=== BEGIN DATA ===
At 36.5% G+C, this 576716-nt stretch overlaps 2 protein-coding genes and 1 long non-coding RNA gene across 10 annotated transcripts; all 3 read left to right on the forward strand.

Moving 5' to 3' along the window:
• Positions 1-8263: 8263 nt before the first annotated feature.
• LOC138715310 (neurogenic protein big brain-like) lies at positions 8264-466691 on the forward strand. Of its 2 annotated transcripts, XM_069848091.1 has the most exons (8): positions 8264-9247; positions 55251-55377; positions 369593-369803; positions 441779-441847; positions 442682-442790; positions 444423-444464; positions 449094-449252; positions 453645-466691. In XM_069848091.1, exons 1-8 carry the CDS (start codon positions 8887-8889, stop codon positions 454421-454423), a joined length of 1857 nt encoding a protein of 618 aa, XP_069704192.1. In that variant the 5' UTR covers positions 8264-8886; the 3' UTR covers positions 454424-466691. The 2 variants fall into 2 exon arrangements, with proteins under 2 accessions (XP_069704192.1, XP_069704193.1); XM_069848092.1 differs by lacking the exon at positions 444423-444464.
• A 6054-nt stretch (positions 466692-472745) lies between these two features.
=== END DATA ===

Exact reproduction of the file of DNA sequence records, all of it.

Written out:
At 36.5% G+C, this 576716-nt stretch overlaps 2 protein-coding genes and 1 long non-coding RNA gene across 10 annotated transcripts; all 3 read left to right on the forward strand.

Moving 5' to 3' along the window:
• Positions 1-8263: 8263 nt before the first annotated feature.
• LOC138715310 (neurogenic protein big brain-like) lies at positions 8264-466691 on the forward strand. Of its 2 annotated transcripts, XM_069848091.1 has the most exons (8): positions 8264-9247; positions 55251-55377; positions 369593-369803; positions 441779-441847; positions 442682-442790; positions 444423-444464; positions 449094-449252; positions 453645-466691. In XM_069848091.1, exons 1-8 carry the CDS (start codon positions 8887-8889, stop codon positions 454421-454423), a joined length of 1857 nt encoding a protein of 618 aa, XP_069704192.1. In that variant the 5' UTR covers positions 8264-8886; the 3' UTR covers positions 454424-466691. The 2 variants fall into 2 exon arrangements, with proteins under 2 accessions (XP_069704192.1, XP_069704193.1); XM_069848092.1 differs by lacking the exon at positions 444423-444464.
• A 6054-nt stretch (positions 466692-472745) lies between these two features.